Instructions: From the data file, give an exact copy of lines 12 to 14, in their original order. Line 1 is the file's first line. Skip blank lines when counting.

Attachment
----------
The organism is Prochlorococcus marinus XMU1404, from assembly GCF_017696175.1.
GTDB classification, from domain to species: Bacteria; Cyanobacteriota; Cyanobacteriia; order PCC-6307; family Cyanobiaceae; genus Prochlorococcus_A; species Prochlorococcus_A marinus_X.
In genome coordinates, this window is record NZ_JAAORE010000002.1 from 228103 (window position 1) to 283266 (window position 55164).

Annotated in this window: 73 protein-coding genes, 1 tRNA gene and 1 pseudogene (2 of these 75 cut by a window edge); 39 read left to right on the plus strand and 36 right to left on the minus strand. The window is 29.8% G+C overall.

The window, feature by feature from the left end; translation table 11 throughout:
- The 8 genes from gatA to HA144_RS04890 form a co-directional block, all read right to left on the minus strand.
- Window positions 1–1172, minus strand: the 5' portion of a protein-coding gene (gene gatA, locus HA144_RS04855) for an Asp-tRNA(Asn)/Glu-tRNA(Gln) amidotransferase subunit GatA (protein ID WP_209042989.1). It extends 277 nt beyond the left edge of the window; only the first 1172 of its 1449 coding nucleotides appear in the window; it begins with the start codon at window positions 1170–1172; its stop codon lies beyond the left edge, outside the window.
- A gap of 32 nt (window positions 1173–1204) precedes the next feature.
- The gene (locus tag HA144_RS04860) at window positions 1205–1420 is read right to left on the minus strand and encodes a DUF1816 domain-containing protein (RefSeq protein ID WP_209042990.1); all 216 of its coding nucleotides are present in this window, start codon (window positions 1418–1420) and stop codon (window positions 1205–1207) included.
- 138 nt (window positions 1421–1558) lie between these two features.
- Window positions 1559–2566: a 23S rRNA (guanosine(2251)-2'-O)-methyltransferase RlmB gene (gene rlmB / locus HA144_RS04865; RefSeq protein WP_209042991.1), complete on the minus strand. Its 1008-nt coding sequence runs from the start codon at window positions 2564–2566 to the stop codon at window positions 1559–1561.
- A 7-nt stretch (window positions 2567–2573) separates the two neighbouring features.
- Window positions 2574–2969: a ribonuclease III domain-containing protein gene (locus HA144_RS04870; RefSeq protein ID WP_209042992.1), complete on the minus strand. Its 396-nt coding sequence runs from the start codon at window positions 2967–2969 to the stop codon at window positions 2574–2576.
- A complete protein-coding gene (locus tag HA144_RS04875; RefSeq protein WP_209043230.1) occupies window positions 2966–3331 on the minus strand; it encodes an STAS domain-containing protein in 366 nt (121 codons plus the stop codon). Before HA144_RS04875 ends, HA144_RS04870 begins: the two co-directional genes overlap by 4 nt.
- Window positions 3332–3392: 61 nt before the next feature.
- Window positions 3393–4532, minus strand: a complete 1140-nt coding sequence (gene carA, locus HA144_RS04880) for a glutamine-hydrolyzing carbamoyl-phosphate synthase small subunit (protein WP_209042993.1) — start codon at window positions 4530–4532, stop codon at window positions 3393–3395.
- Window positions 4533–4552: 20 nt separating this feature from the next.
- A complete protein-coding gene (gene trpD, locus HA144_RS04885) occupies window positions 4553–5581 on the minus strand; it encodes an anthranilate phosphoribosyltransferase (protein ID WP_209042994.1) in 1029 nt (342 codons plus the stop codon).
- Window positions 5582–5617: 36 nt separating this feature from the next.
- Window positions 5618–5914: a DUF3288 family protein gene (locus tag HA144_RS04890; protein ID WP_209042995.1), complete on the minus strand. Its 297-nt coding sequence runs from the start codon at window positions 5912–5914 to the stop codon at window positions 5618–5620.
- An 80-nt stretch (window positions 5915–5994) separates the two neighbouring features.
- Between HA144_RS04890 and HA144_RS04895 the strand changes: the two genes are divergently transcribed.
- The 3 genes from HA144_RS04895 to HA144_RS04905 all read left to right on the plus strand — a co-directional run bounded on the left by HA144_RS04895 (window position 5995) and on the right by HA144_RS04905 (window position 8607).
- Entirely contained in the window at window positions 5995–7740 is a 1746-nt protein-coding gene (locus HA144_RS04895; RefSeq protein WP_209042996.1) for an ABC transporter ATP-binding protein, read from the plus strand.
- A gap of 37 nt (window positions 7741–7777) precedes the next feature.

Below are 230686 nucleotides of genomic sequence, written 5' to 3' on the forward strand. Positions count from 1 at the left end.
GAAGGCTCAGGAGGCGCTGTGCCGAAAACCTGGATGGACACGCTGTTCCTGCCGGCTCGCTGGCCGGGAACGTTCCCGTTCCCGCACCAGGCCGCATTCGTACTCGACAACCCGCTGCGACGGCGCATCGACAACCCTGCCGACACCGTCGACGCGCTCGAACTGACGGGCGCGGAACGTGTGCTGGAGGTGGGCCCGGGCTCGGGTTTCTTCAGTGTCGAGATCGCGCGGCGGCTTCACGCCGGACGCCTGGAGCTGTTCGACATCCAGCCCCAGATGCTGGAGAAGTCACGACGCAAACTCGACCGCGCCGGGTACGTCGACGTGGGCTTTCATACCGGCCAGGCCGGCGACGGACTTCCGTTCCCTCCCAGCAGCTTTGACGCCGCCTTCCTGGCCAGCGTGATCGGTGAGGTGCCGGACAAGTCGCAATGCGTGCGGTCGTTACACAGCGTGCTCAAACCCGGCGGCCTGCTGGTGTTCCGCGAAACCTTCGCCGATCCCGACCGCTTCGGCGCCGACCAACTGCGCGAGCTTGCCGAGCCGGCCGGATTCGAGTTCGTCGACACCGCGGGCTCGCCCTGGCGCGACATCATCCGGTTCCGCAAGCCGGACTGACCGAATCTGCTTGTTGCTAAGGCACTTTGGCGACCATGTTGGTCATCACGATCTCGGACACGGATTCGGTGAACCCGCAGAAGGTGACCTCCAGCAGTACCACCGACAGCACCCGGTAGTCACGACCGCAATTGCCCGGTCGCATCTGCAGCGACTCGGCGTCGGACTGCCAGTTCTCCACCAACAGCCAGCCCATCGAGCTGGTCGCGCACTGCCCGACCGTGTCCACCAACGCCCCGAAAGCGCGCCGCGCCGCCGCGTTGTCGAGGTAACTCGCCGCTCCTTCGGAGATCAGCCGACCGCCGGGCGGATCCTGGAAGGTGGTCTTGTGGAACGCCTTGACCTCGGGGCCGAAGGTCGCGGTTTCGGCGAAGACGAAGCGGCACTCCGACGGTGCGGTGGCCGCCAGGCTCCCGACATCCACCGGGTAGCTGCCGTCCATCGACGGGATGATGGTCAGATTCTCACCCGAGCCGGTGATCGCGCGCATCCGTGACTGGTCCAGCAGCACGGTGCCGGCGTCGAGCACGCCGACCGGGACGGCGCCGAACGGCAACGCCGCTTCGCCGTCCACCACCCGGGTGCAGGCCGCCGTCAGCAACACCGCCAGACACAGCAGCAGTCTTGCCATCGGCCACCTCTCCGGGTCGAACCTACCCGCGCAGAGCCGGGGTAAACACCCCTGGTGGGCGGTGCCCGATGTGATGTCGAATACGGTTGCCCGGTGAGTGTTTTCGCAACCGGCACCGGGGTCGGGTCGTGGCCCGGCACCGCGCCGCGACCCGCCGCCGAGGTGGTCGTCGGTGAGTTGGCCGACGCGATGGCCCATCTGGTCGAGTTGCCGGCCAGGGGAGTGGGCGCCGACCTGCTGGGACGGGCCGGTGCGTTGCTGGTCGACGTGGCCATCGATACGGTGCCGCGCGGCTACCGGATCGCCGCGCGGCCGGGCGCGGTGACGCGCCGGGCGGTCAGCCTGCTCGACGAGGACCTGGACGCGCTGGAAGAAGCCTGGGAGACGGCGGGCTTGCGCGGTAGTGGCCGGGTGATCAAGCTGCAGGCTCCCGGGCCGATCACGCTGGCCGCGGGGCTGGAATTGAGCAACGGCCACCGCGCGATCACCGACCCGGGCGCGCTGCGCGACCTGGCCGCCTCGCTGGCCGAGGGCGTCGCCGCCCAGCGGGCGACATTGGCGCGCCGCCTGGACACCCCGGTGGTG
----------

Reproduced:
- A 7-nt stretch (window positions 2567–2573) separates the two neighbouring features.
- Window positions 2574–2969: a ribonuclease III domain-containing protein gene (locus HA144_RS04870; RefSeq protein ID WP_209042992.1), complete on the minus strand. Its 396-nt coding sequence runs from the start codon at window positions 2967–2969 to the stop codon at window positions 2574–2576.
- A complete protein-coding gene (locus tag HA144_RS04875; RefSeq protein WP_209043230.1) occupies window positions 2966–3331 on the minus strand; it encodes an STAS domain-containing protein in 366 nt (121 codons plus the stop codon). Before HA144_RS04875 ends, HA144_RS04870 begins: the two co-directional genes overlap by 4 nt.